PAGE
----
Ex-Washington State quarterback Mark Rypien is lead plaintiff in a suit against NFL
Former Washington Redskins quarterback Mark Rypien is the lead plaintiff in a class-action lawsuit that seeks compensation and medical care from the NFL for "repeated traumatic injuries to his head" he incurred during his pro career. Rypien, 49, was a college standout at Washington State.
Former Washington Redskins quarterback Mark Rypien is the lead plaintiff in a class-action lawsuit that seeks compensation and medical care from the NFL for "repeated traumatic injuries to his head" he incurred during his playing career.
Rypien, 49, was a college standout at Washington State and played for five teams in 11 NFL seasons.
According to the suit, Rypien had multiple concussions and head injuries during his pro career and suffers from "various neurological conditions and symptoms related to multiple head traumas."
In the suit, which was filed March 23 in the U.S. District Court of the Eastern District of Pennsylvania, Rypien and 126 other former pro players allege the league was aware of the dangers and risks of "repetitive traumatic brain injuries and concussions for decades, but deliberately ignored and actively concealed" the information, court documents say.
Theirs is the latest in a rising number of concussion- and head trauma-related class-action suits leveled against the NFL by former players. The league is facing about a half-dozen class-action suits and "many more" multiaction suits from an estimated 1,000 former players, according to Gene Locks of the Locks Law Firm in Philadelphia.
Locks' firm is representing more than 600 former players, including Rypien, in class-action suits.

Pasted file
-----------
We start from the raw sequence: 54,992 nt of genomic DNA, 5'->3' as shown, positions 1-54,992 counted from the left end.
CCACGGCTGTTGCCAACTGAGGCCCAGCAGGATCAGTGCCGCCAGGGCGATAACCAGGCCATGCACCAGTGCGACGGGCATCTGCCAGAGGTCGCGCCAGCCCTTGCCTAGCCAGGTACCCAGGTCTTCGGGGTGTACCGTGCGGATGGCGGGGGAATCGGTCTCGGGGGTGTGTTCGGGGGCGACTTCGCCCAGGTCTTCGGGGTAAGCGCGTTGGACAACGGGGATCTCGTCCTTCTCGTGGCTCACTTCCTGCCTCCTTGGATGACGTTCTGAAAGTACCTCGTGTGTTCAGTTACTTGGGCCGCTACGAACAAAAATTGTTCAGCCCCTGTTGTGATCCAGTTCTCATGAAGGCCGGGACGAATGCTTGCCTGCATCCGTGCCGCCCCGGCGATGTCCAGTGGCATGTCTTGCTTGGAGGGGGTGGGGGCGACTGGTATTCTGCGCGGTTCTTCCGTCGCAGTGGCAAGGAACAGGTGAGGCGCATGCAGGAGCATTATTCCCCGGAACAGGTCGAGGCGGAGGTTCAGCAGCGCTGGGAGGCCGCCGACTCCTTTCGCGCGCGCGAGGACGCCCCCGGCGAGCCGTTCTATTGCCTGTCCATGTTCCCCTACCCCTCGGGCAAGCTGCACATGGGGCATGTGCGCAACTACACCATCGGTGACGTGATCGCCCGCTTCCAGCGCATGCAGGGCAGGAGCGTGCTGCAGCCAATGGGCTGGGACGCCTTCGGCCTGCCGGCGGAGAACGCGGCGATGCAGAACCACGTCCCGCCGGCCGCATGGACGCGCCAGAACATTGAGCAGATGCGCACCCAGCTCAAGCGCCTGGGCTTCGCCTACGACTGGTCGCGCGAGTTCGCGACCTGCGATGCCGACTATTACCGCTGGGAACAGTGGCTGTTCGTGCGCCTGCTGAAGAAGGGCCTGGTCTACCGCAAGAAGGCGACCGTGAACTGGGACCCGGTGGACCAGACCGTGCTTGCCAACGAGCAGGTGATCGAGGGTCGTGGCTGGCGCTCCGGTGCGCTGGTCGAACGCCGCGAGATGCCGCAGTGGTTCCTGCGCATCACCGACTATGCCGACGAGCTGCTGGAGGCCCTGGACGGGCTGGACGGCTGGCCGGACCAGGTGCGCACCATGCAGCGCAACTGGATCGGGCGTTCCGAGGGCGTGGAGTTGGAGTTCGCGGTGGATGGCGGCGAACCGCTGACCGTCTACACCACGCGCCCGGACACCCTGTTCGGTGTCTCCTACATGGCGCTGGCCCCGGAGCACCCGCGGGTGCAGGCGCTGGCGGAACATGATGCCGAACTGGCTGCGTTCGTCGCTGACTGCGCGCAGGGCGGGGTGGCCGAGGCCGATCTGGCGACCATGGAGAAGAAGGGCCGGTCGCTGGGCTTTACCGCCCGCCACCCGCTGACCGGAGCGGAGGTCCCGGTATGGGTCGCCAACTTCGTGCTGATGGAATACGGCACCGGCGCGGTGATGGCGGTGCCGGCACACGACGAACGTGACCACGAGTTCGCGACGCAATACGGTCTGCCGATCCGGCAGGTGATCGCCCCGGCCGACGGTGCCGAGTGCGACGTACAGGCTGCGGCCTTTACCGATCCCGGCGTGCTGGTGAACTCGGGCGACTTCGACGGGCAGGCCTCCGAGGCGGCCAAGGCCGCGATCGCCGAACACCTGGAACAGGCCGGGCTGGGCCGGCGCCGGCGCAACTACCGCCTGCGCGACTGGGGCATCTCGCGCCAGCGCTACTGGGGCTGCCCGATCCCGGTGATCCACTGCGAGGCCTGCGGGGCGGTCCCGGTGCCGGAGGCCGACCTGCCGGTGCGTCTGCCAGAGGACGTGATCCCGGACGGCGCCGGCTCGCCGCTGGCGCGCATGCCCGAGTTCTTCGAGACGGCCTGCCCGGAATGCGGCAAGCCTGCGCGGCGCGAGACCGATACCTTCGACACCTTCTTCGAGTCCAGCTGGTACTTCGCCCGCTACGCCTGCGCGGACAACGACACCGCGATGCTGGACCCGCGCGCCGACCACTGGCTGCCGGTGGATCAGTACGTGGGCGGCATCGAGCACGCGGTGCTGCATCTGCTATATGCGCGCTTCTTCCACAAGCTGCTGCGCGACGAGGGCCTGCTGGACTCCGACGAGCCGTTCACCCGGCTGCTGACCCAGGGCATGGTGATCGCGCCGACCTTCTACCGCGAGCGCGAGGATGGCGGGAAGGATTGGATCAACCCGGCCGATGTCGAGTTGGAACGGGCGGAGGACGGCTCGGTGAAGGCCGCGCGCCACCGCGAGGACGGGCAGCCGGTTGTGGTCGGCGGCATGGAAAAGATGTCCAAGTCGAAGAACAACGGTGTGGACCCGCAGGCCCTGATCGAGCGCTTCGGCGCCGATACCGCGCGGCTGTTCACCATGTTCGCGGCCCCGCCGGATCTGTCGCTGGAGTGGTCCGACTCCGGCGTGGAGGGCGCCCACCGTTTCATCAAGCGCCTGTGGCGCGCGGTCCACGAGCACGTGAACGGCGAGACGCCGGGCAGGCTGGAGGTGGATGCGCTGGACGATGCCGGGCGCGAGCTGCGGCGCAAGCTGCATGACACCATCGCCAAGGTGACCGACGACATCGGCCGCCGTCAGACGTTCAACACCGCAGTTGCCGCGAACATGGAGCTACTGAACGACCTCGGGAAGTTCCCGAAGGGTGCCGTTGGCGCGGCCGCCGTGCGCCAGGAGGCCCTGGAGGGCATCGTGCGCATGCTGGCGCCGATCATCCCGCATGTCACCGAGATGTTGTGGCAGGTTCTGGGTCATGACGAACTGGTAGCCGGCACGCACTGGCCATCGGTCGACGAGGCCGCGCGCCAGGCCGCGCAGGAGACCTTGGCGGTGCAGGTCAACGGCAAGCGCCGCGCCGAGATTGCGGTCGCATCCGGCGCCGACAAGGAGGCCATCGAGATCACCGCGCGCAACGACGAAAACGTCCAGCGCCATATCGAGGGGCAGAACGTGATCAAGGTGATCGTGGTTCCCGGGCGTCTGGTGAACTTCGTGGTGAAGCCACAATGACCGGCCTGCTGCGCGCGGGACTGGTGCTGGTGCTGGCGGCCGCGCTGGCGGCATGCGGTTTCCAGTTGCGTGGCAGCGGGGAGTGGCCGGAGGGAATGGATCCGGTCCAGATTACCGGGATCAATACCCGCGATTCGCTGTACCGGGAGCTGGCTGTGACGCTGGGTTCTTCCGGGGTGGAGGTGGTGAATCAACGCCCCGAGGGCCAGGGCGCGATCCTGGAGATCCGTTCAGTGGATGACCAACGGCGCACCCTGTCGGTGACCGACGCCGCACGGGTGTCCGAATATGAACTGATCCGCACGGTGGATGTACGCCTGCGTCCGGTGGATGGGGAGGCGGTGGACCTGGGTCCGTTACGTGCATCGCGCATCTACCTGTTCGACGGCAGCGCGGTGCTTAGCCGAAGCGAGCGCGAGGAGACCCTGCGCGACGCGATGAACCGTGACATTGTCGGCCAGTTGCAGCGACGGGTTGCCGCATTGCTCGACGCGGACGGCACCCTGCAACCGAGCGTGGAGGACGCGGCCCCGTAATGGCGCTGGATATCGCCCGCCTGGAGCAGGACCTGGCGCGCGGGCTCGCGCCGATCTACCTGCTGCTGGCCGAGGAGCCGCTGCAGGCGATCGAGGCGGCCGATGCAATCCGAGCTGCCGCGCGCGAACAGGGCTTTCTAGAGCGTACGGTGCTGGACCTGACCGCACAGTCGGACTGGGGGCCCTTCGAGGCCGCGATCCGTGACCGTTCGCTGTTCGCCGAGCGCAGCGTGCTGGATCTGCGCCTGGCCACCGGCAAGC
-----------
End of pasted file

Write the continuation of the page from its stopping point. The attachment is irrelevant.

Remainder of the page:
"We think the league delayed, didn't do a competent job of monitoring, and in many cases disregarded what it knew about concussions," Locks said in an interview Tuesday. "It's a sad commentary."
PALM BEACH, Fla. — Team owners ratified the agreement between the league and players' union that takes away $36 million in salary-cap space from Washington and $10 million from the Dallas Cowboys.
Other than Washington and Dallas, no team voted to oppose the agreement, which raised the salary cap for 2012 from about $113 million to $120.6 million. Washington and the Cowboys sought arbitration, which will be conducted by University of Pennsylvania professor Stephen Burbank.
Both teams were penalized for overloading contracts in the 2010 uncapped season despite league warnings not to do so. Each team must take at least half the reduction this year.
The Cowboys will play in the season opener Sept. 5, visiting the Super Bowl champion New York Giants. That game will be on a Wednesday night because President Obama is scheduled to address the Democratic National Convention on Sept. 6.
"Who cares who we are playing, hosting the game is all that's important," said a joking Giants owner John Mara, knowing well the champion hosts the kickoff to the next season. "It's exciting. They're one of our big rivals."
Owners approved competition-committee recommendations for points of emphasis in the 2012 season, including blows to the head, horse-collar tackles and taunting.
• The Minnesota Vikings re-signed linebacker Erin Henderson, 25, and signed ex-Chicago cornerback Zack Bowman, 27, both to one-year contracts.